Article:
Many of the major handset vendors such as Nokia are starting to see success in integrating multiple radios on a single chip. Qualcomm also has detailed plans to make GSM/CDMA chipsets that will couple their technology with the worldwide GSM community. Higher integration will lead to more options in this area, but they must still deal with the drawbacks of fixed hardware implementations. It's conceivable that SDR solutions in the network will complement multi-mode handsets in the future - so these paths may not be mutually exclusive.
A team effort
SDR technology is complicated by many aspects that are not technical in nature. Just because supporting multiple operating modes is technically possible does not mean that the various players are eager to adopt it. Since one of the broad goals of SDR technology is to enable incompatible systems to provide common services, collaboration between players is key.
Developing a wireless handset that is capable of accessing the networks of competing service providers throws a new element into the partnerships forged by carriers and handset makers. The primary service provider may be weary of relying on a competitor's network to provide adequate QoS to their customer at a reasonable cost. Roaming agreements between partners are one thing, but relying on your competition to help further your own business is an area that many companies have yet to tread.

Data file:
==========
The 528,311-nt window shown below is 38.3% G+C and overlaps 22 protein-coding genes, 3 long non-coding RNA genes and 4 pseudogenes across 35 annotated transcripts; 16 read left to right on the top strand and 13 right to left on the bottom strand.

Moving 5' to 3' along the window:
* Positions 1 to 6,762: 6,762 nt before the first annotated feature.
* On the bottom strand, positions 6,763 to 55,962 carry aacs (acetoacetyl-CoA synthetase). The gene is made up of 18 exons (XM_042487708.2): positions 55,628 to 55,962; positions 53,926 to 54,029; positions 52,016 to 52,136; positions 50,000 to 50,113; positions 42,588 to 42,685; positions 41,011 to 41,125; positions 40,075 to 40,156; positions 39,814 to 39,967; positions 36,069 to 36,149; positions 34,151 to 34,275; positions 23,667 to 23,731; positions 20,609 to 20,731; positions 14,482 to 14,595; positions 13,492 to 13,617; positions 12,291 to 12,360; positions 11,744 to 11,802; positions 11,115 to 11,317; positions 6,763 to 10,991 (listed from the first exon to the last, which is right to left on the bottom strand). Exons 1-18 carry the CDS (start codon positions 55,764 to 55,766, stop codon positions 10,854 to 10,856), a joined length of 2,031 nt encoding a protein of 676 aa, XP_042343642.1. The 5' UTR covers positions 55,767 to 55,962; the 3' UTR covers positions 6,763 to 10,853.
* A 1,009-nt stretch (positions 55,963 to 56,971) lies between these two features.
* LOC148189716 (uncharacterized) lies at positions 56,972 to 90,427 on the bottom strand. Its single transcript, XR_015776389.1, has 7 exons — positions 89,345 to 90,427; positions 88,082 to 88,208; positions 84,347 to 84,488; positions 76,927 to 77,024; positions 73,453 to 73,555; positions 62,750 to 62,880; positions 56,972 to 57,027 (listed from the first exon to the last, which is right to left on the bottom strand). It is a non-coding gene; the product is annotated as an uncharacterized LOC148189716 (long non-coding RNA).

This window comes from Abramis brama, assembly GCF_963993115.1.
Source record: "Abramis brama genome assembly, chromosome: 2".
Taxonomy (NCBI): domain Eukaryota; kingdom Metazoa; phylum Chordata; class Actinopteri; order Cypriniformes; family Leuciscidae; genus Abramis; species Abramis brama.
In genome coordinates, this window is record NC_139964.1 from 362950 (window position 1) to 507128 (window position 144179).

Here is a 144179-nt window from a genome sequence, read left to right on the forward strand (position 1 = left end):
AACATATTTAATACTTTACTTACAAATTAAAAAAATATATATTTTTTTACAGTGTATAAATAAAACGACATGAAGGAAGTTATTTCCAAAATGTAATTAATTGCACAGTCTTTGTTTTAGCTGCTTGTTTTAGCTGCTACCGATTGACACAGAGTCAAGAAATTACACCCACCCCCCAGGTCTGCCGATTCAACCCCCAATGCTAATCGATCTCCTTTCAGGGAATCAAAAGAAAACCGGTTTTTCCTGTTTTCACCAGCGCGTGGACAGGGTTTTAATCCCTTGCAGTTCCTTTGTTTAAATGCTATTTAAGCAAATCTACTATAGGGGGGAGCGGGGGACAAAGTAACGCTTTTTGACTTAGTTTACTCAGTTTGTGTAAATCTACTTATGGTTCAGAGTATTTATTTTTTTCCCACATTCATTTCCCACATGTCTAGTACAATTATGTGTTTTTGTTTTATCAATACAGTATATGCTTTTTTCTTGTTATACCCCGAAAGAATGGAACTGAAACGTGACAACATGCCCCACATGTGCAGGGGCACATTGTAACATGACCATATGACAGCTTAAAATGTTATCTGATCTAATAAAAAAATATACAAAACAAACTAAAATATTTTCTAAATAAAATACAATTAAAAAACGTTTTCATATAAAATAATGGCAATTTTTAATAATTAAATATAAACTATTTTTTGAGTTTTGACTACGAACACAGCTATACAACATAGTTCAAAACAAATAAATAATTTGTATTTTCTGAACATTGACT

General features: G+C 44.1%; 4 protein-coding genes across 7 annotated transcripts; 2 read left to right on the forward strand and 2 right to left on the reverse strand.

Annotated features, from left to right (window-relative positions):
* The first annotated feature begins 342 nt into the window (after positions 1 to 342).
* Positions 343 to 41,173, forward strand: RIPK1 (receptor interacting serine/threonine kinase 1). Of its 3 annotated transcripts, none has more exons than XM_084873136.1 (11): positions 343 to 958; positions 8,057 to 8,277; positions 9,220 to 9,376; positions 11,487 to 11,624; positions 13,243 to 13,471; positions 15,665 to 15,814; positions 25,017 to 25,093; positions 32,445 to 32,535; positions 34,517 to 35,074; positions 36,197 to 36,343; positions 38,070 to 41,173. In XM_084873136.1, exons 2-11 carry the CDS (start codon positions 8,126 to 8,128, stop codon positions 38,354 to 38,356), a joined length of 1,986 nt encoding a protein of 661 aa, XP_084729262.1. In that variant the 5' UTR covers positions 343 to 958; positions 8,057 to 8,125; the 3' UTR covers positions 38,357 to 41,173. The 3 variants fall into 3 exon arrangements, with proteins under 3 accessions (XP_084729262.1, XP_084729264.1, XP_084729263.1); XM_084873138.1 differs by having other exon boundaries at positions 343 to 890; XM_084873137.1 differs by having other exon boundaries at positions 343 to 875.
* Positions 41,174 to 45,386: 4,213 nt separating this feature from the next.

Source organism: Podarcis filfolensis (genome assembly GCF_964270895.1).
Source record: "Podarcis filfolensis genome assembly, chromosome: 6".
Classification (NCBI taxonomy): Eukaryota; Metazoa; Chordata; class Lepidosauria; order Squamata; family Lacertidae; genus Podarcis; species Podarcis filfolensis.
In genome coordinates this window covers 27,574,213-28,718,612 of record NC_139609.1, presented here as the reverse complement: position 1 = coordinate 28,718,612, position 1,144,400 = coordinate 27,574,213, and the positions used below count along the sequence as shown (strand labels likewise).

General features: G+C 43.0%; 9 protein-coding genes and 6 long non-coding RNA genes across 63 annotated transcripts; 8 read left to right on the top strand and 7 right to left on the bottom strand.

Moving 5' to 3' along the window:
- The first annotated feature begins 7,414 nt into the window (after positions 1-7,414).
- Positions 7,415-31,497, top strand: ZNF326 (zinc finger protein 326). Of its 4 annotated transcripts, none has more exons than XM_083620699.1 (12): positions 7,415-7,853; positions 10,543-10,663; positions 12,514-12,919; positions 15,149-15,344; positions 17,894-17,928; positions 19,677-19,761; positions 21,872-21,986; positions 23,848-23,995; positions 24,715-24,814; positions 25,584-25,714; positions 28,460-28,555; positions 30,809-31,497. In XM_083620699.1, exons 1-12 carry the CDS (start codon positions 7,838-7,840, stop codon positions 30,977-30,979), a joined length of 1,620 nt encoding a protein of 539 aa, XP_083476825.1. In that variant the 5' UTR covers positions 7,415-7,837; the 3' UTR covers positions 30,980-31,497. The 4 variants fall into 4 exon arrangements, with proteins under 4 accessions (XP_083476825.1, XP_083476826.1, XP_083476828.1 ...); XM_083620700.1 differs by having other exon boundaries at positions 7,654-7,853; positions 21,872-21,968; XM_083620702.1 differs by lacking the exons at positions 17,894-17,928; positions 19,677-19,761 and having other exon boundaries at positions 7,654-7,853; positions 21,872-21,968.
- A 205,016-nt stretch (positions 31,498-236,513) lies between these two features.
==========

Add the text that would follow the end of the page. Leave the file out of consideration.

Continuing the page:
Also, many tenets of SDR technology diverge drastically form traditional design techniques and methods used by radio designers over the years. If there's one thing that scares designers, it's unpredictability. Compared to the fixed solutions they're used to dealing with, SDR is, at best, organized chaos.
For this reason, the tools used to develop the more advanced SDR processing cores are very important considerations for designers. According to Karamchedu, "familiar development tools are a major hurdle in the development of the technology."
So while there has been substantial progress in developing SDR technology, many of the barriers to entry into the commercial market are still firmly in place. Slowly, these solutions will start to find their way into the consumer market, but any noticeable presence is still a few years out. We can certainly still dream though.
Dave Mock is a freelance writer covering mobile technologies and markets. He's published papers to educate investors in wireless markets that are available through Amazon.com and BarnesandNoble.com. He also speaks at seminars and provides training to corporate clients. His first hardcover book on investing in wireless will be published with McGraw-Hill in Spring 2002.